RealTime IT News

Chipmakers Advance Transistor Technology

IBM and AMD have devised a new silicon transistor technology they claim will boost the speeds of single- and dual-core chips.

The process, known as "Dual Stress Liner," uses IBM and AMD's jointly developed strained silicon technology and could increase transistor speed as much as 24 percent without using any additional power, the two companies said. IBM and AMD said the technique works without the help of additional new processes, which may be welcome news for chipmakers struggling to boost chip speeds without overheating computer systems.

"Innovation has surpassed scaling as the primary driver of semiconductor technology performance improvements," Lisa Su, IBM's vice president of technology development and alliances, said in a statement. "This achievement with AMD demonstrates that companies willing to share their expertise and skills can find new ways to overcome roadblocks and help lead the industry to the next generation of technology advancements."

Transistors are the microscopic, silicon-based switches that process the ones and zeros of the digital world. The gate turns the transistor on and off and the gate dielectric is an insulator underneath it that controls the flow of electric current. IBM and AMD have been collaborating on the development of next-generation semiconductor manufacturing technologies since January 2003.

The "Dual Stress Liner," process works on both types of semiconductor transistors, called n-channel and p-channel transistors, by stretching silicon atoms in one transistor and compressing them in the other.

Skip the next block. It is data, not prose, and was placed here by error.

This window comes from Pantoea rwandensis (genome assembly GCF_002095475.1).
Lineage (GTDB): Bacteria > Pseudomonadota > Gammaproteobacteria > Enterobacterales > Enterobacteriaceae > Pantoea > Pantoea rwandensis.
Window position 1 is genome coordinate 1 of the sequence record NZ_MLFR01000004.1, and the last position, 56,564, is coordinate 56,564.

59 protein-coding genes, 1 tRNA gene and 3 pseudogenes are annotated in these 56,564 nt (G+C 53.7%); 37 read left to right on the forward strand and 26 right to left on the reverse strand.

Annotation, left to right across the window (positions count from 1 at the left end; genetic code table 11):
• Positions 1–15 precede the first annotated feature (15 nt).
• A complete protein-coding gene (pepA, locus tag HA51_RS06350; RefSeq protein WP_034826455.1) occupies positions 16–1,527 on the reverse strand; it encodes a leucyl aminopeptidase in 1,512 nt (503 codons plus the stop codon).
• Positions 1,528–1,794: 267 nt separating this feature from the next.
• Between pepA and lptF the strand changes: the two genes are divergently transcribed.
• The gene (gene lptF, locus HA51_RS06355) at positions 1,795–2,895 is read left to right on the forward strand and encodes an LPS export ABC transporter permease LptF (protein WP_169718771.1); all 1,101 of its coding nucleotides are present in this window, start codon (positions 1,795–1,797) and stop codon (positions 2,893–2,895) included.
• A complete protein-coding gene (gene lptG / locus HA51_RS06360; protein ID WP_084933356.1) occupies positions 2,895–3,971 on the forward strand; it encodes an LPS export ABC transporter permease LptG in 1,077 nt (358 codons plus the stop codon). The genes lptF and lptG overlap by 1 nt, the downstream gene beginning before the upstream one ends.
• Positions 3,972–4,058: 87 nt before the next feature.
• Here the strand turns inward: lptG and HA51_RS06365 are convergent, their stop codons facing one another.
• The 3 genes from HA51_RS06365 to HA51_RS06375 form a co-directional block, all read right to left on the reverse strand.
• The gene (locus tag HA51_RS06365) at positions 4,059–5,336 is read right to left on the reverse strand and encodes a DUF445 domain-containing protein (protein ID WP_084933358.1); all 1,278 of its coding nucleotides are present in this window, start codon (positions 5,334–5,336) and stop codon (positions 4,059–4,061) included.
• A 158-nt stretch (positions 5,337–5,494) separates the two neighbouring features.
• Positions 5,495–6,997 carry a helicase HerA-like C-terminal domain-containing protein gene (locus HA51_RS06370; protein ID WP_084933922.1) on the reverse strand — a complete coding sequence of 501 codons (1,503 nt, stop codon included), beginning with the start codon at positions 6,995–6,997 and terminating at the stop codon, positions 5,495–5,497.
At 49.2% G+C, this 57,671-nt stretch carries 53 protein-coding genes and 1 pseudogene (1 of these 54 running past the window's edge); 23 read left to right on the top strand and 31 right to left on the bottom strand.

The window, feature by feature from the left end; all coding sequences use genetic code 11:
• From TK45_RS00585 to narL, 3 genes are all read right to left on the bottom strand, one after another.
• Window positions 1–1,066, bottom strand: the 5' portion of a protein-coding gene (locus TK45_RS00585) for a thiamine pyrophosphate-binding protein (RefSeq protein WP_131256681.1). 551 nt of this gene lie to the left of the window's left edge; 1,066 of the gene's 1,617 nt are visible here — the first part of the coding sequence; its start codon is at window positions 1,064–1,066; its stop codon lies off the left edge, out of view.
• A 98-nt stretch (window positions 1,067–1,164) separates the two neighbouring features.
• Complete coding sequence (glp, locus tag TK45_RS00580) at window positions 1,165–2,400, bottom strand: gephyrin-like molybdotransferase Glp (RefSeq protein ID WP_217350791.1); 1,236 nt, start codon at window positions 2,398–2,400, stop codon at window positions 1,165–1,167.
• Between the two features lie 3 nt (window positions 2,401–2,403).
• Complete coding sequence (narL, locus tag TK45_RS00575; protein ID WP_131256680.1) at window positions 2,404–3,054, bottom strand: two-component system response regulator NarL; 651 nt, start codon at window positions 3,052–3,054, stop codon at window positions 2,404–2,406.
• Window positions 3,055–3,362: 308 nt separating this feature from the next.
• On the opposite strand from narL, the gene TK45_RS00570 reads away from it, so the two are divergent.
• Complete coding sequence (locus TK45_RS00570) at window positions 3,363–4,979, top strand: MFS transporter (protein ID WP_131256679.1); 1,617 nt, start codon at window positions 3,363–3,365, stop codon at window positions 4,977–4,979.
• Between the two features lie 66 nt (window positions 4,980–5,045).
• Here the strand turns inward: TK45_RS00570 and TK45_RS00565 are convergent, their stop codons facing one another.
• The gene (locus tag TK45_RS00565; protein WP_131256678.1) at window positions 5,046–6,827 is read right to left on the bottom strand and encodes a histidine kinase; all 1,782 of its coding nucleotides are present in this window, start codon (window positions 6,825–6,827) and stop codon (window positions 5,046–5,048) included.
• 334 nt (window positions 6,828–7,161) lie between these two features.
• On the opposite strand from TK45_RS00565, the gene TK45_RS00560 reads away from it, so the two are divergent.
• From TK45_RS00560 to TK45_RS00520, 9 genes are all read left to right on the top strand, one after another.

The breakthrough developed with the help of engineers from IBM, AMD, Sony and Toshiba at IBM's Semiconductor Research and Development Center (SRDC) in East Fishkill, NY, as well as engineers from AMD at its Fab 30 facility in Dresden, Germany. The process makes AMD and IBM the first companies to combine strained silicon with silicon-on-insulator (SOI) technology to enhance the way a transistor works. AMD said it will gradually phase in the new transistor know-how for its next generation chips starting with its 90-nanometer Opteron processors.

"This is a better way to deliver the performance enhancements and power reduction," Nick Kepler, vice president of logic technology development at AMD said in a statement.

Despite their long history of collaboration, the developments come after months of reports of a growing rift between the two companies with sometimes-competing silicon products.

The partnership also follows IBM's announcement this month that it has increased the performance of silicon germanium technology to improve the speed and capacity of its transistors.

Details of the AMD-IBM Dual Stress Liner innovation will be disclosed this week at the 2004 International Electron Devices Meeting (IEDM) in San Francisco.

In a separate statement, AMD took the wraps off its Geode GX SOM-144 Reference Design Kit (RDK).

The design tool includes hardware and software specifications AMD hopes will increase the number of industrial computing products that use its fan-less processors. The RDK is based on the AMD Geode GX 533@1.1W processor, which already powers embedded controllers, point-of-sale terminals, information appliances and kiosks.